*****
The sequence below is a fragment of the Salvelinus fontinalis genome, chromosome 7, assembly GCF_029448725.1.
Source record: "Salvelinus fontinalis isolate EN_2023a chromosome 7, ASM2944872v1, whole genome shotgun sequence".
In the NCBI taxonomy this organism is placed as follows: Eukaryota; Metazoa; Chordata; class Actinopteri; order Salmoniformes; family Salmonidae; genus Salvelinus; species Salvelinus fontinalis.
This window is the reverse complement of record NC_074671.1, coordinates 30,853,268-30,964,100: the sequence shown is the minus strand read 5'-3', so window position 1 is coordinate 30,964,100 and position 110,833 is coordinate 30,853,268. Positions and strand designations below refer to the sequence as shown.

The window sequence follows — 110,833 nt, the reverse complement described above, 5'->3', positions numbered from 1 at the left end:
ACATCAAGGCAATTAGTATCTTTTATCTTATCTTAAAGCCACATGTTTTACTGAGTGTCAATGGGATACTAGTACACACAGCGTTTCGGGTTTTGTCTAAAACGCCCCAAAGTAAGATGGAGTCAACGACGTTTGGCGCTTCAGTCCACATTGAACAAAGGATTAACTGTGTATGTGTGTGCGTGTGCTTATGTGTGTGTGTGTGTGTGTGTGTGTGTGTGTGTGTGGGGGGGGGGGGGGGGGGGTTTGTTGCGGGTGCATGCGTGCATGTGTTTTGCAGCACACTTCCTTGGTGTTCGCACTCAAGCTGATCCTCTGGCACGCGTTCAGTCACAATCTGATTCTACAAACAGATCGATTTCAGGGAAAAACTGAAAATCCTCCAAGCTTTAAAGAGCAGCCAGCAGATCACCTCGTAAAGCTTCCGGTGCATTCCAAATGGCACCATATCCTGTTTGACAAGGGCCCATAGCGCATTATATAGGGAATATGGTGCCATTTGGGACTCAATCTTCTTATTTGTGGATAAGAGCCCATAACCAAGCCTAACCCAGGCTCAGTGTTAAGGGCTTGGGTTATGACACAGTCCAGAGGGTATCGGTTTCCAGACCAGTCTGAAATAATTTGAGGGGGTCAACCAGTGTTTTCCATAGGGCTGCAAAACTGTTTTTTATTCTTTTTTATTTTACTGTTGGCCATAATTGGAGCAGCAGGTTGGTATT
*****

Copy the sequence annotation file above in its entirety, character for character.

The sequence below is a fragment of the Salvelinus fontinalis genome, chromosome 7, assembly GCF_029448725.1.
Source record: "Salvelinus fontinalis isolate EN_2023a chromosome 7, ASM2944872v1, whole genome shotgun sequence".
In the NCBI taxonomy this organism is placed as follows: Eukaryota; Metazoa; Chordata; class Actinopteri; order Salmoniformes; family Salmonidae; genus Salvelinus; species Salvelinus fontinalis.
This window is the reverse complement of record NC_074671.1, coordinates 30,853,268-30,964,100: the sequence shown is the minus strand read 5'-3', so window position 1 is coordinate 30,964,100 and position 110,833 is coordinate 30,853,268. Positions and strand designations below refer to the sequence as shown.

The window sequence follows — 110,833 nt, the reverse complement described above, 5'->3', positions numbered from 1 at the left end:
ACATCAAGGCAATTAGTATCTTTTATCTTATCTTAAAGCCACATGTTTTACTGAGTGTCAATGGGATACTAGTACACACAGCGTTTCGGGTTTTGTCTAAAACGCCCCAAAGTAAGATGGAGTCAACGACGTTTGGCGCTTCAGTCCACATTGAACAAAGGATTAACTGTGTATGTGTGTGCGTGTGCTTATGTGTGTGTGTGTGTGTGTGTGTGTGTGTGTGTGTGGGGGGGGGGGGGGGGGGGTTTGTTGCGGGTGCATGCGTGCATGTGTTTTGCAGCACACTTCCTTGGTGTTCGCACTCAAGCTGATCCTCTGGCACGCGTTCAGTCACAATCTGATTCTACAAACAGATCGATTTCAGGGAAAAACTGAAAATCCTCCAAGCTTTAAAGAGCAGCCAGCAGATCACCTCGTAAAGCTTCCGGTGCATTCCAAATGGCACCATATCCTGTTTGACAAGGGCCCATAGCGCATTATATAGGGAATATGGTGCCATTTGGGACTCAATCTTCTTATTTGTGGATAAGAGCCCATAACCAAGCCTAACCCAGGCTCAGTGTTAAGGGCTTGGGTTATGACACAGTCCAGAGGGTATCGGTTTCCAGACCAGTCTGAAATAATTTGAGGGGGTCAACCAGTGTTTTCCATAGGGCTGCAAAACTGTTTTTTATTCTTTTTTATTTTACTGTTGGCCATAATTGGAGCAGCAGGTTGGTATT